Resolución N° 10, 2022 - Peru Resolución N° 10, Santiago, 28 de febrero de 2022 In this case, the plaintiff's mixed breed dog, named Munay, was attacked and seriously injured by the defendant's two unleashed and unmuzzled rottweilers. The defendant knew her rottweilers were considered a "potentially dangerous breed" and had documentation confirming her responsibility for them. The court awarded the plaintiff damages for her emotional suffering and related expenses, recognizing that the attack impacted her emotionally because her dog is considered part of her family under the concept of a multispecies family. The court noted that pets should not be viewed merely as property but as beings with meaningful bonds to their owners.
Rhoades v. City of Battle Ground 63 P.3d 142 (Wash. 2002)

Exotic pet owners challenged on equal protection grounds an ordinance that banned exotic pets, yet allowed dangerous dogs under certain conditions. The court, in upholding the ordinance, found a rational relationship between the regulation and the public interest in preventing exotic pet attacks.

Riad v. Brandywine Valley SPCA, Inc. --- A.3d ----, 2024 WL 2885283 (Del. June 10, 2024) In 2019, Plaintiff was bitten by a dog while at a facility operated by Brandywine Valley SPCA (“BVSPCA”), a non-profit animal welfare organization that takes in stray or surrendered animals and offers some of those animals for adoption. The bite occurred at the BVSPCA facility where a large dog named "Ceelo" was housed. Ceelo had previously lunged at a veterinarian during intake and vaccination. Plaintiff Riad was bitten on the hand while waiting to adopt Ceelo, who was on a leash held by a BVSPCA employee. After the incident, Ceelo was eventually euthanized due to a "noticeable decline in behavior." In 2021, Riad filed a personal injury complaint in Superior Court based on: (1) 16 Del. C. § 3053F, the dog bite strict liability statute; and (2) negligence. The Superior Court entered summary judgment in favor of the organization and the plaintiff appealed. The primary question on appeal is whether an animal welfare organization is exempt from strict liability under the statute. The lower court held that the statute does not apply to such organizations based on two previous Superior Court opinions that concluded the legislature's intent when enacting the statute was “to rein in irresponsible dog owners who were keeping vicious dogs as pets by eliminating the ‘one free bite rule.'" Here, the Delaware Supreme Court found that reliance misguided as the statutory text contains only limited exceptions and a clear definition of the word "owner." The Court found that it "inappropriate for the Superior Court to engage in a speculative inquiry into the General Assembly's intentions at the time of the dog bite statute's enactment." The Court was not persuaded by BVSPCA's suggestion that the separation of definitions for "animal shelter" and "owner" implied that the term owner does not include animal shelter. The plain language of the statute does not exempt an animal welfare organization from the definition for owner. In addition, BVSPCA's argument that this interpretation disfavors public policy was also rejected by the Court since the statute is unambiguous. Finally, the Court held that, contrary to BVSPCA's assertions, expert witness testimony was not required by law to establish the degree of care a reasonably prudent person must exercise in controlling an aggressive dog. The Superior Court's entry of summary judgment was reversed.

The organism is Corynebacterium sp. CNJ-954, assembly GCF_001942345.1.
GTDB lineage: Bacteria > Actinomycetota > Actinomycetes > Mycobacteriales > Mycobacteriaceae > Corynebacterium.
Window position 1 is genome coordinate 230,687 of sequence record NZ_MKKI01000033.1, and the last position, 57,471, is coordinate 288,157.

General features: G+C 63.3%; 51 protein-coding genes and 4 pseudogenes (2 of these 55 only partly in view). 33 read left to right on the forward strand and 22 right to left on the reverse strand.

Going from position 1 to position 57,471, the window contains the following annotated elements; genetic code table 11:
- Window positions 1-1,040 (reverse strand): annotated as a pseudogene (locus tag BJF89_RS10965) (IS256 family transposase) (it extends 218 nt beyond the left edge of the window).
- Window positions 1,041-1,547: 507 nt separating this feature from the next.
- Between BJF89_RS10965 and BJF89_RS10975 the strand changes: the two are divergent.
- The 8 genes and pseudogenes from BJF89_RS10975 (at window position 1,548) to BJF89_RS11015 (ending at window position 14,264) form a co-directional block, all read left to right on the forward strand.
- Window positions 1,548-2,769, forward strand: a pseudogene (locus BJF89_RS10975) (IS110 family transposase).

Richard v. Hoban 1970CarswellNB126

The child plaintiff was attacked and bitten by a chained German Shepherd after she put her arm around the dog's neck to hug or play with it; she sustained scarring lacerations of her head, cheek and eyelid that required 5 days' hospitalization after plastic surgery. The trial judge earlier held that because the dog, had two months previously, bitten a young boy on the face and ear in an unprovoked attack, the owner had prior knowledge of the dog's propensity to bite children, yet he kept the dog regardless. The owner was thus strictly liable under the doctrine of scienter. The Court of Appeal reversed this holding, with two judges finding that the boy in the earlier attack had been injured accidentally by the dog's dew-claw, rather than being bitten, so that there was insufficient notice to the dog's owner of any vicious propensity; thus he was not strictly liable in scienter.